accessibility to the white social class? Is it because, fundamentally, everyone
not only expects the answer to be ‘no’, but also completely understands WHY the
answer is ‘no’ but is simply seeking validation? Both? Just take some time and
ask yourself why it’s so important that white people (non-Black people in
general, but specifically white people) celebrate Kwanzaa. Why would they want
to, knowing its history and the reason it was created?
Q: Do you really think it’s fair
to have a holiday that not everyone can celebrate? How can you expect our
situation to improve, or the culture to spread if we aren’t open to everyone
A: Well, fundamentally, lots of holidays are closed off to outsiders,
either implicitly or explicitly. I’m not Jewish, so I don’t celebrate Yom
Kippur or Rash Hashana (I hope I didn’t misspell those). I’m not Muslim, so I
don’t celebrate Eid or Ramadan. Just because it’s not a spiritual holiday does
not mean there’s any less of a reason for it to be closed. And even if it weren’t
closed (which technically it isn’t formally closed), I again ask, why would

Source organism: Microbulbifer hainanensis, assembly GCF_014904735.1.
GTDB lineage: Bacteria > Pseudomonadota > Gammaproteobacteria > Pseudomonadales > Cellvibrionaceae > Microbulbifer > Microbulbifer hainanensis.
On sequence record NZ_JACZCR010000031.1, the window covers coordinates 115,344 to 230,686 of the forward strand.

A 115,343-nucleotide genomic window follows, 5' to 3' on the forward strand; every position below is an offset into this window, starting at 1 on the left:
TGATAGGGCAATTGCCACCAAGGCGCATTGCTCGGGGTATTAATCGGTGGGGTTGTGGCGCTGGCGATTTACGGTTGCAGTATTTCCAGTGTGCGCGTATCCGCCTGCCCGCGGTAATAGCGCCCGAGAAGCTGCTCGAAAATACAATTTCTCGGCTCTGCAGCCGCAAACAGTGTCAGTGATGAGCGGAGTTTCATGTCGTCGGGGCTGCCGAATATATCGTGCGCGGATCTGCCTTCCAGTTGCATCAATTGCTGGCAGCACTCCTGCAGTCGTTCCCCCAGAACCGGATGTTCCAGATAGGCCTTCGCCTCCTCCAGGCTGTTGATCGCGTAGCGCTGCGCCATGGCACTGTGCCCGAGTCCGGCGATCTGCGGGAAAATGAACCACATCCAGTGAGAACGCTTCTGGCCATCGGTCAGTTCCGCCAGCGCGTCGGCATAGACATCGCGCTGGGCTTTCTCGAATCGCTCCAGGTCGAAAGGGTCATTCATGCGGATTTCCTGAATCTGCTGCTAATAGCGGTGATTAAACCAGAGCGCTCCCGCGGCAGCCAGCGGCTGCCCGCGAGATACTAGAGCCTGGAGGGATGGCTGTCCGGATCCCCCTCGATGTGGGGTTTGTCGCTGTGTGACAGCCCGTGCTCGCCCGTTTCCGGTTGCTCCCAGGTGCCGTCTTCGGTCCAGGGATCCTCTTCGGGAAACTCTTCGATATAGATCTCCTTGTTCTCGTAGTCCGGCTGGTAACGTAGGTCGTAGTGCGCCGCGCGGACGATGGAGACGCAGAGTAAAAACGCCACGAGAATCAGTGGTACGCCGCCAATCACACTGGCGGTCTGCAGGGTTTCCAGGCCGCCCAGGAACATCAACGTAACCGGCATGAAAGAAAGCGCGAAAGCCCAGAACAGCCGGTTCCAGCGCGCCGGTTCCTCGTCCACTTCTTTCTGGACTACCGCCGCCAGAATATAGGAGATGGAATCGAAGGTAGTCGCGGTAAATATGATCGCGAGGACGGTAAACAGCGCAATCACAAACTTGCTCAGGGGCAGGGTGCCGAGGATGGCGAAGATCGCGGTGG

someone that is not part of our culture want to celebrate it? I am not South
Asian, so I do not celebrate Diwali. I am not Mexican, so I do not celebrate
Dia de Los Muertos (my keypad doesn’t have the proper characters, sorry to my
Mexican friends). If a friend invited me to one of those activities and I in no
way felt that I was intruding on a closed event, then I would go.
Secondly…we expect that our situations to improve and our cultures to spread
based on our own efforts, not someone else’s. Yeah, it’ll be difficult, but we
can do it. That’s kinda the whole point of Kwanzaa….
Also, my personal belief is that both closed and open activity is beneficial
for a social movement. Kwanzaa is but one of many closed activities. Black
History Month is but one of many open activities.
Q: Is Kwanzaa political?
Kwanzaa is political in that EVERYTHING related to Black people is
politicized. Technically, Kwanzaa
shouldn’t be political, but it is. But that’s not our fault. Affirming
ourselves and our culture and our experiences should not be politicized.
Admitting that there are problems that we as a people face both in community
and out of the community should not be politicized. Working together to fix the
problems we face should not be politicized. Being BLACK should not be
politicized. But it is, so Kwanzaa is.
Look at it this way, Kwanzaa is about as political as “Black Lives
Matter” or “Black Excellence”.
Q: Isn’t Kwanzaa just a holiday
for crazy, radical, Black Supremacists?
A: I think you already have your mind made up on that, judging from how
you phrased that question.
Q: Is it wrong to use Kwanzaa for
A: Yes and no. Yes it is wrong to abuse
Kwanzaa for your own gain as an individual.